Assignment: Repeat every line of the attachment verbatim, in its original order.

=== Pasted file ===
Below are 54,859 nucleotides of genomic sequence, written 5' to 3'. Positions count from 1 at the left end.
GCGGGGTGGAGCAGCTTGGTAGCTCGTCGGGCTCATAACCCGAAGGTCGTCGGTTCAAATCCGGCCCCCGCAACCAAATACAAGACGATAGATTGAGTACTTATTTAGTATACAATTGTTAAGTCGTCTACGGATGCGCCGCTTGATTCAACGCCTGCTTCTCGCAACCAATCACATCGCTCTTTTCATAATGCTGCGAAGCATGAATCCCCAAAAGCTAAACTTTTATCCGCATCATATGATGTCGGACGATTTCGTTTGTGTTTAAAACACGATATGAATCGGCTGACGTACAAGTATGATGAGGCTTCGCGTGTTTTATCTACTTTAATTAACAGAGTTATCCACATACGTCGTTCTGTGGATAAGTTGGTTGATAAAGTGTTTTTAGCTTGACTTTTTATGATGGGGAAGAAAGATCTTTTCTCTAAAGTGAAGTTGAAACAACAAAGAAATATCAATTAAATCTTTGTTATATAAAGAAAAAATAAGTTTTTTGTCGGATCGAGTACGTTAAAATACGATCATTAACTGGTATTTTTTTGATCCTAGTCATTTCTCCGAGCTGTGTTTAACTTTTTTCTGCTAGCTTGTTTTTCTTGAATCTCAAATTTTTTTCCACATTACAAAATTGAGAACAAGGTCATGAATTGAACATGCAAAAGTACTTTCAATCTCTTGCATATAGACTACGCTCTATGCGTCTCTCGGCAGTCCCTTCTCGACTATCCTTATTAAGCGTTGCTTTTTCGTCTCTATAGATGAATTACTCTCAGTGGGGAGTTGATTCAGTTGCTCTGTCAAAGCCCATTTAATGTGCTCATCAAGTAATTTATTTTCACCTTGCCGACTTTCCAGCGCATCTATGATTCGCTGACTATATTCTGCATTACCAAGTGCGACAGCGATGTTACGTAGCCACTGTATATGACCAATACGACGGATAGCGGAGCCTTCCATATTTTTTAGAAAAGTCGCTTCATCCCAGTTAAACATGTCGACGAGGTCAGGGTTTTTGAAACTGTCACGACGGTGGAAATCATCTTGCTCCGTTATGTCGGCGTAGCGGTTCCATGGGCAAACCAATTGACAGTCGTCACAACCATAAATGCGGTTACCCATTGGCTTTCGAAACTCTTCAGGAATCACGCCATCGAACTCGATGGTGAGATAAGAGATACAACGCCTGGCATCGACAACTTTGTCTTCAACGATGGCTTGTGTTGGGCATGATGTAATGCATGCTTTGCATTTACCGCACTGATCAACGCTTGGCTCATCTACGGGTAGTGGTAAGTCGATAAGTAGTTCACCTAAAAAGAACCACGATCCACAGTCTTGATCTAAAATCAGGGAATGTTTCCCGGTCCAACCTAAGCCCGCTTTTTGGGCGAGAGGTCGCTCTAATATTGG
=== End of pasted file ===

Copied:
Below are 54,859 nucleotides of genomic sequence, written 5' to 3'. Positions count from 1 at the left end.
GCGGGGTGGAGCAGCTTGGTAGCTCGTCGGGCTCATAACCCGAAGGTCGTCGGTTCAAATCCGGCCCCCGCAACCAAATACAAGACGATAGATTGAGTACTTATTTAGTATACAATTGTTAAGTCGTCTACGGATGCGCCGCTTGATTCAACGCCTGCTTCTCGCAACCAATCACATCGCTCTTTTCATAATGCTGCGAAGCATGAATCCCCAAAAGCTAAACTTTTATCCGCATCATATGATGTCGGACGATTTCGTTTGTGTTTAAAACACGATATGAATCGGCTGACGTACAAGTATGATGAGGCTTCGCGTGTTTTATCTACTTTAATTAACAGAGTTATCCACATACGTCGTTCTGTGGATAAGTTGGTTGATAAAGTGTTTTTAGCTTGACTTTTTATGATGGGGAAGAAAGATCTTTTCTCTAAAGTGAAGTTGAAACAACAAAGAAATATCAATTAAATCTTTGTTATATAAAGAAAAAATAAGTTTTTTGTCGGATCGAGTACGTTAAAATACGATCATTAACTGGTATTTTTTTGATCCTAGTCATTTCTCCGAGCTGTGTTTAACTTTTTTCTGCTAGCTTGTTTTTCTTGAATCTCAAATTTTTTTCCACATTACAAAATTGAGAACAAGGTCATGAATTGAACATGCAAAAGTACTTTCAATCTCTTGCATATAGACTACGCTCTATGCGTCTCTCGGCAGTCCCTTCTCGACTATCCTTATTAAGCGTTGCTTTTTCGTCTCTATAGATGAATTACTCTCAGTGGGGAGTTGATTCAGTTGCTCTGTCAAAGCCCATTTAATGTGCTCATCAAGTAATTTATTTTCACCTTGCCGACTTTCCAGCGCATCTATGATTCGCTGACTATATTCTGCATTACCAAGTGCGACAGCGATGTTACGTAGCCACTGTATATGACCAATACGACGGATAGCGGAGCCTTCCATATTTTTTAGAAAAGTCGCTTCATCCCAGTTAAACATGTCGACGAGGTCAGGGTTTTTGAAACTGTCACGACGGTGGAAATCATCTTGCTCCGTTATGTCGGCGTAGCGGTTCCATGGGCAAACCAATTGACAGTCGTCACAACCATAAATGCGGTTACCCATTGGCTTTCGAAACTCTTCAGGAATCACGCCATCGAACTCGATGGTGAGATAAGAGATACAACGCCTGGCATCGACAACTTTGTCTTCAACGATGGCTTGTGTTGGGCATGATGTAATGCATGCTTTGCATTTACCGCACTGATCAACGCTTGGCTCATCTACGGGTAGTGGTAAGTCGATAAGTAGTTCACCTAAAAAGAACCACGATCCACAGTCTTGATCTAAAATCAGGGAATGTTTCCCGGTCCAACCTAAGCCCGCTTTTTGGGCGAGAGGTCGCTCTAATATTGG